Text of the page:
Shiokava’s relationship to the Japanese American community was also glancing at best. Jimbo said that the artist “was never really part of the very established J.A. [Japanese American] community in L.A. And yet, as a gardener, he was actually partaking in this generations-long history of J.A. men working as gardeners and landscapers.”

However, in his thesis research, Jimbo aligns Shiokava’s work with the Black assemblage practices of his South L.A. neighbors. He describes it as “Afro-Asian interconnectedness” that reflects a shared ethos of survival in the face of racism and exploitative labor relations that had pushed both groups to the fringes of society. He finds this survival embodied in Shiokava’s totems, which stand tall and upright despite being scarred and often scorched in the artist’s slow labor of carving and burning.

Kenzi Shiokava, born 1938, has an academic résumé that reads like those of many established L.A. artists: bachelor’s in fine arts from Chouinard (later CalArts), MFA from Otis College of Art and Design.

March 12, 2019

Then there is the question of Shiokava’s Catholic faith, which his Japanese-born parents adopted in Brazil. Jimbo recalls that “there were crucifixes everywhere” in his studio. Christian imagery occasionally surfaces in Shiokava’s works, despite their abstraction. “Angel Kachina” from 2003 is a curved black column with flared sides that resemble the shoulders of a choir robe or a pair of folded wings; it is topped with a yellow ring that can only be a halo. An untitled, undated work hanging directly across from the front door of the main gallery is clearly a Y-shaped tree branch, but Shiokava has shaved and honed it so skillfully that it feels like the body of Christ, sagging from an invisible cross.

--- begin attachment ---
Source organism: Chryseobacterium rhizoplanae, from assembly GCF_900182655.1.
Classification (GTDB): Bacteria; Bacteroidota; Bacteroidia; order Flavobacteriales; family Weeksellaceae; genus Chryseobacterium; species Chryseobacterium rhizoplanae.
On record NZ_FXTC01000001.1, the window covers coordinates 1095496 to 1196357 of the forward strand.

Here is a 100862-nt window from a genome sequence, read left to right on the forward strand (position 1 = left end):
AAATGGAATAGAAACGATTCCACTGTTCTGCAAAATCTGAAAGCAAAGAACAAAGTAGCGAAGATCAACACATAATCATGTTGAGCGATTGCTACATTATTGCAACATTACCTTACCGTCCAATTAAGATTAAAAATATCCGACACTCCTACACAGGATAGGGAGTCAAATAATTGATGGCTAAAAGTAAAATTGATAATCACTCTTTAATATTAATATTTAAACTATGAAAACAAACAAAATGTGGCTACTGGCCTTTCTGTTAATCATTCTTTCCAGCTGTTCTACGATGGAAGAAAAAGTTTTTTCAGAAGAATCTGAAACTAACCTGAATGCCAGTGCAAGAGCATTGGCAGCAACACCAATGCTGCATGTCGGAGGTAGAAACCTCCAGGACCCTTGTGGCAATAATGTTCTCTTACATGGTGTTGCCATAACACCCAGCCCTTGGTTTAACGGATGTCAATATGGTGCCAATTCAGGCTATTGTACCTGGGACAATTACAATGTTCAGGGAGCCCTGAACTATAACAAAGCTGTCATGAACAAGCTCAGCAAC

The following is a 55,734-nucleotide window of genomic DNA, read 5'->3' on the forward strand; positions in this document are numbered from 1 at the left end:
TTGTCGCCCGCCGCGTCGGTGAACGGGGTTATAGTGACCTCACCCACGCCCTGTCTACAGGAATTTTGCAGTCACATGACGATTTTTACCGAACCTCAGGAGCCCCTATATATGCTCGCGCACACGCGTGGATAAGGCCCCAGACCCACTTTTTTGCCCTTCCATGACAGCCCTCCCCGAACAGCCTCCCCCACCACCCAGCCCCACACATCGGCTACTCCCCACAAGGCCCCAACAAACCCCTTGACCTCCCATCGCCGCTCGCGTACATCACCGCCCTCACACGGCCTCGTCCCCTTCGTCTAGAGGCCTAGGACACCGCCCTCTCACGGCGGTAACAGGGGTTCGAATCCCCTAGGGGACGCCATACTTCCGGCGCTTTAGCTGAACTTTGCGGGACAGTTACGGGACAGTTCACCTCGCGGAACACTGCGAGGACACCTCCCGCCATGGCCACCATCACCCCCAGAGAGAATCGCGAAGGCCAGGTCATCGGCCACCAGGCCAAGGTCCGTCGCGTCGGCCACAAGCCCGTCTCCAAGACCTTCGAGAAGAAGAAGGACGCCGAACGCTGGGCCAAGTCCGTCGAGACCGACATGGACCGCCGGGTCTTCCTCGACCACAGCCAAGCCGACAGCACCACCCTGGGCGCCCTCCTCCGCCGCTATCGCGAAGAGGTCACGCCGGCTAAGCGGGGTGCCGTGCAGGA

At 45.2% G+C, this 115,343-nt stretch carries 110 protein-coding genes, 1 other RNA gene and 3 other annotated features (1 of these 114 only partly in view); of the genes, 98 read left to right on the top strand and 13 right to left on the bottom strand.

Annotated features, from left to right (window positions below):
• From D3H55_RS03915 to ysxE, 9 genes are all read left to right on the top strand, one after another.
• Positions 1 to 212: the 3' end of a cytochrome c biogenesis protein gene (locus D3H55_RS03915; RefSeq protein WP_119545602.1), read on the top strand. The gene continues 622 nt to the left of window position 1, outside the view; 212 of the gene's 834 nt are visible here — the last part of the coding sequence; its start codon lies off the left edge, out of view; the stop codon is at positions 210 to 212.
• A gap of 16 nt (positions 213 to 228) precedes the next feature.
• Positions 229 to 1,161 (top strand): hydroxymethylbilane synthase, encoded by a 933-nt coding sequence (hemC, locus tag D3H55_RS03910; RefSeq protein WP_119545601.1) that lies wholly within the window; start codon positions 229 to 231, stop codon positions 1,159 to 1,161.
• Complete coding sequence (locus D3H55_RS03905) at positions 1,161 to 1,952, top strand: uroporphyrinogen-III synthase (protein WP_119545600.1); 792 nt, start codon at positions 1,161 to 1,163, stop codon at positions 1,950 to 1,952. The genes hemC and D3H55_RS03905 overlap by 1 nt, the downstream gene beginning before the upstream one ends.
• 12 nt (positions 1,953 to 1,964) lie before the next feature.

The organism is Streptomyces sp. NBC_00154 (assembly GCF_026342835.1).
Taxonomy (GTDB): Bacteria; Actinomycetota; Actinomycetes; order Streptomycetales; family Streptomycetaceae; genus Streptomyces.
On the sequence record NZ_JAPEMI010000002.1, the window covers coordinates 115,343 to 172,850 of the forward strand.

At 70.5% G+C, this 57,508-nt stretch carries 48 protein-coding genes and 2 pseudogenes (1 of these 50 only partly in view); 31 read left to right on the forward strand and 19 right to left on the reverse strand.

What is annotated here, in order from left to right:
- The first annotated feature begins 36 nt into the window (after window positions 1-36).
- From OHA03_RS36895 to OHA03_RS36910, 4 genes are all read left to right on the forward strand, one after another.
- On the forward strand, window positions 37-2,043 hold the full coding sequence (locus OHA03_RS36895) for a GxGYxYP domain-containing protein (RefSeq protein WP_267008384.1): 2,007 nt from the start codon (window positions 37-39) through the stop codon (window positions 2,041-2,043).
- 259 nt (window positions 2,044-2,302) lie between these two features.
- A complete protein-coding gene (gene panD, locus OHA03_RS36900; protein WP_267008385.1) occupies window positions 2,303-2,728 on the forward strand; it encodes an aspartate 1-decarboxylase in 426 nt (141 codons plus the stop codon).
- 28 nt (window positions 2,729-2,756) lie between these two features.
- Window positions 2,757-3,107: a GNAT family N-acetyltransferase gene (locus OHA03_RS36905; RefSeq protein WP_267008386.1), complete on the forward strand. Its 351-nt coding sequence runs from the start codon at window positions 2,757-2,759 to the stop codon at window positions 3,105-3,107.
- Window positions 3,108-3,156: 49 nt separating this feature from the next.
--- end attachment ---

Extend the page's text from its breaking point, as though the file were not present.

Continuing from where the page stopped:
Shiokava didn’t fit neatly into any of the ready-made categories — Japanese, Brazilian, American, Black, Buddhist, Catholic, art star — often used to pigeonhole people. Yet he managed to hold all these strands and fuse them into a singular, elegant language all his own.

“I asked him a really embarrassingly basic question like, ‘What does Japan mean to you?’” recalled Nonaka-Hill, “And his answer was, ‘Japan means everything to me.’ And I said, ‘Well, then what does Brazil mean to you?’ ‘Brazil means everything to me.’ It just made perfect sense that he could have 200% or even more.”

'Kenzi Shiokava'

Where: Nonaka-Hill, 720 N. Highland Ave., Los Angeles, CA 90038
When: Tuesdays – Saturdays, Noon— 7 pm. Closed Sundays and Mondays.
Info: 323 450 9409,